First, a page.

As an Ithaca College/Park School graduate, I actively read The Ithacan to keep up with the goings-on at my alma mater. I recently read the article entitled, “Ithaca College sees lowest enrollment since 2008,” and was not surprised by what I saw. However, I feel it fair to point out that the article was missing a discussion of one giant factor.
The cost of tuition and room and board at Ithaca College has surged to $58,798, per the school’s website. By comparison, during my final year on campus in 2009-10, that number was $44,270, which means an increase of nearly 25% in less than a decade. While Ithaca is far from the only private school to see tuition rise at an alarming rate, and that the college’s financial aid office ensures many students do not pay the full amount, that’s a jarring sticker price that undoubtedly steers many students away.
Four-year educations from Elon University and Marist College, schools that were both mentioned as comparable institutions of higher learning in the article, both cost significantly less than the one Ithaca College offers. Elon’s $46,670 price tag is nearly 21% less than Ithaca’s, while Marist’s $51,090 rate is 13% less. At that rate, over the course of four years, an education at Elon winds up being nearly $50,000 cheaper, while Marist’s discount totals a bit more than $30,000.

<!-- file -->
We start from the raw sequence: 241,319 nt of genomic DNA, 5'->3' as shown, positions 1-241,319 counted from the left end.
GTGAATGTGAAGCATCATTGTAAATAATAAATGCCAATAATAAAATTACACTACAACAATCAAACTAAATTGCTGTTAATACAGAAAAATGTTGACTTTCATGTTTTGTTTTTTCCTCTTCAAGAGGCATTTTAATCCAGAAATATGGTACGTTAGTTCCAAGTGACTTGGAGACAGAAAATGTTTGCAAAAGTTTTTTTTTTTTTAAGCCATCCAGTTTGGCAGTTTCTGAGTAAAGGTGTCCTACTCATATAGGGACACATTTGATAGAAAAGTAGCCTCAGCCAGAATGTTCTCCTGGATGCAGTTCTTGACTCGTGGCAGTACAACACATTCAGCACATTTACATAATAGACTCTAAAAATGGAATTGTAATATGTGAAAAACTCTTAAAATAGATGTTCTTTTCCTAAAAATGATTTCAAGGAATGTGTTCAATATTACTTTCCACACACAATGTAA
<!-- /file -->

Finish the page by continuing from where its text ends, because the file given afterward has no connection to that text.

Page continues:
Furthermore, this does not even begin to discuss the effects of New York State’s new policy that offers free tuition at SUNY and CUNY schools, which went into law before the 2017-18 school year. Perhaps the cross-section of high school seniors considering both Ithaca College and a public school isn’t that large in size, but it wouldn’t be surprising if that played a role in the lower number.
As someone who worked at a private college for two years after graduation, I understand that many factors go into a school’s final enrollment count. I am also pleased to see that the college is doing things to increase diversity, which can only help its long-term prospects. However, let’s not pretend that the greed infecting many colleges all around the country has stayed away from the South Hill, and let’s not ignore that that’s probably priced out many students who may have enrolled had the price tag been lower.
Andrew Champagne ’10